Calling Me Home by Julie Kibler
2013 Blackstone Audio
Readers: Bahni Turpin and Lorna Raver
Rating: 4.5/5 (Terrific!)
If Julie Kibler's novel Calling Me Home were a young woman, her grandmother would be To Kill a Mockingbird, her sister would be The Help and her cousin would be The Notebook. But even with such iconic relatives, Calling Me Home stands on her own; this novel uncovers a painful past that tells us so much about who we are, where we're going, and the people who are traveling with us. –Wiley Cash, New York Times bestselling author of A Land More Kind Than Home
Sixteen-year-old Isabelle McAllister longs to escape the confines of her northern Kentucky hometown, but after her family's housekeeper's son rescues her from a Newport drunk, the boundaries seem smaller than ever.
Falling for a black boy in late 1930s Kentucky isn't just illegal, it's dangerous. Signs at the city limits warn Negroes, “Don’t let the sun set on you here.” Despite repeated warnings, Isabelle and Robert disregard the racial divide, starting a chain of events that threatens jobs, lives, and generations to come.
Decades later, black hairstylist Dorrie Curtis agrees to drive her elderly white client cross-country to a funeral. Over the years, Miss Isabelle has become more than just a customer, but the timing couldn't be worse. First, Dorrie's seeing a man she's afraid she could fall for, but one thing is more obvious than ever: Trust is not her strong suit. Second, she knows her teenager's in big trouble; he just hasn’t told her yet.
When a phone call from home confirms Dorrie's fears, Miss Isabelle's tale of forbidden love illuminates Dorrie’s dilemma, merging the past and present in a journey with unexpected detours and a bittersweet destination.
I’ve always been an avid reader, but prior to joining online book groups and blogging, I’m not sure where I found recommendations for a good book. I think more than anything else, I relied heavily on the publisher blurb and the praises on the back covers of books. Now, whenever I start to think about all the extra time I’d have to read if I were to give up blogging (posting as well as following), I remember all the great recommendations I’ve found through my blogmates, particularly those for audio books. I’ve listened to 13 audio books this year and most of those were chosen based on reviews and recommendations by other bloggers. I’ve really come to rely on JoAnn, Joy, Trish, Kathy, Diane, Juli and Staci for my on-going audio fix!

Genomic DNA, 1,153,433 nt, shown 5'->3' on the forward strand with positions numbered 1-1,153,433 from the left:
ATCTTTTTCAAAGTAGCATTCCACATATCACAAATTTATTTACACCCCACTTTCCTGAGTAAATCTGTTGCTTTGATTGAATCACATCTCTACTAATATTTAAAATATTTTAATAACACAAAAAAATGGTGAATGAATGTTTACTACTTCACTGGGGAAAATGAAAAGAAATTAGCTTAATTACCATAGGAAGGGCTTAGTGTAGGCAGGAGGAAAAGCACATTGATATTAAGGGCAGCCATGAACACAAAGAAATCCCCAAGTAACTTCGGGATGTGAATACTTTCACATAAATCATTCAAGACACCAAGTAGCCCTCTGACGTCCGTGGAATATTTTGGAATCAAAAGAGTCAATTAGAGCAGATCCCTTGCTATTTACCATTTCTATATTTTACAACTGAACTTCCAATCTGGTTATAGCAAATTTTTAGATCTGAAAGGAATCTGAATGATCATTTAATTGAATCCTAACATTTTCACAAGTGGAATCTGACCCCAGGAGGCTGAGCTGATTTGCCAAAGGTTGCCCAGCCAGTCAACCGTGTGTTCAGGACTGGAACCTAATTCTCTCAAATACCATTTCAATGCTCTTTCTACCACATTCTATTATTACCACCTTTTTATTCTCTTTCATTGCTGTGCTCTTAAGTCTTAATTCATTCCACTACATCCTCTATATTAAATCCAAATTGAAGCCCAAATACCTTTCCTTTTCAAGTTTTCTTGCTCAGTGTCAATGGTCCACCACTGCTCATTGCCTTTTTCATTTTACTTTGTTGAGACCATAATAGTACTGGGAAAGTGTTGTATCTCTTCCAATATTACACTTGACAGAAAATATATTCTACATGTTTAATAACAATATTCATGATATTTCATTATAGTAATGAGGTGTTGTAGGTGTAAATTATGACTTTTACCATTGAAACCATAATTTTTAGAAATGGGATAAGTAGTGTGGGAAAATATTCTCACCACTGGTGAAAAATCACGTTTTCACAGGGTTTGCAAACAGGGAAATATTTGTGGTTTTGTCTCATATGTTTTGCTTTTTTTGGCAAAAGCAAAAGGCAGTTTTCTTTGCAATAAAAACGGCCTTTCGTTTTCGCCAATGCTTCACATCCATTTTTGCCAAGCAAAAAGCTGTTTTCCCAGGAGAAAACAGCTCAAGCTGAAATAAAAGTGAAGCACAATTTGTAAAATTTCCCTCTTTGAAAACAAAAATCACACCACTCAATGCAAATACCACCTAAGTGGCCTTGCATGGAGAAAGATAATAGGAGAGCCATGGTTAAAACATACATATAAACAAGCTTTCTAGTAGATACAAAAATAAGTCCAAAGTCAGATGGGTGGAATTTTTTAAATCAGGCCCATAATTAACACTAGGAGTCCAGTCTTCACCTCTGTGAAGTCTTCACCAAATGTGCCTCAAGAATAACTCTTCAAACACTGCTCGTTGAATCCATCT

I first learned about Julie Kibler’s debut novel, Calling Me Home, from JoAnn (of Lakeside Musing). She wrote:
Multiple reader productions are usually a hit with me. In Calling Me Home, two stellar narrators team up to deliver an audio performance that is sheer perfection. I enjoyed Bahni Turpin in both The Help and The Immortal Life of Henrietta Lacks, but Lorna Raver, a popular reader whose name I instantly recognized, was a new narrator for me. I have since added several of her other credits to my audio wish list.
This (and her 5-star rating) was all I needed to read. I loved Turpin in the audio production of The Help and I recently discovered Raver while listening to The Aviator’s Wife. Both of these women are now among my favorite audio readers. Once I downloaded the book from my library and started listening while shelving books at work, I was completely hooked! Once again, JoAnn’s recommendation did not disappoint. I laughed out loud and felt my heartstrings tugged, and yet this is not a sentimental story. It’s a compelling story, rich with authentic characters and dialogue, full of thought-provoking themes, and one which I can strongly recommend to readers looking for a meaty book to discuss with friends or a book club.
Calling Me Home is not only about racism and forbidden love, but also about trust and the power of friendship. While it’s difficult to mark passages while listening to an audio book, I did take note of this:
It’s funny how sometimes you find a friend— in the likely places—and almost immediately, you can talk about anything. But more often than not, after the initial blush, you find you really have nothing in common. With others, you believe you’ll never be more than acquaintances. You’re so different, after all. But then this thing surprises you, sticking longer than you ever predicted, and you begin to rely on it, and that relationship whittles down your walls, little by little, until you realize you know that one person better than almost anyone. You’re really and truly friends.
In a perfect world, this book would not exist because, in such a world, there would be no conflict here, and hence no story. In a perfect world, the color of one’s skin (or for that matter, one's gender) should not be an issue when it comes to love and marriage. In a perfect world, the right to marry should not be dictated by bigotry, ignorance or fear. While we may never live in a perfect world, we’ve certainly come a long way. Highly recommend!
Click here to read an excerpt.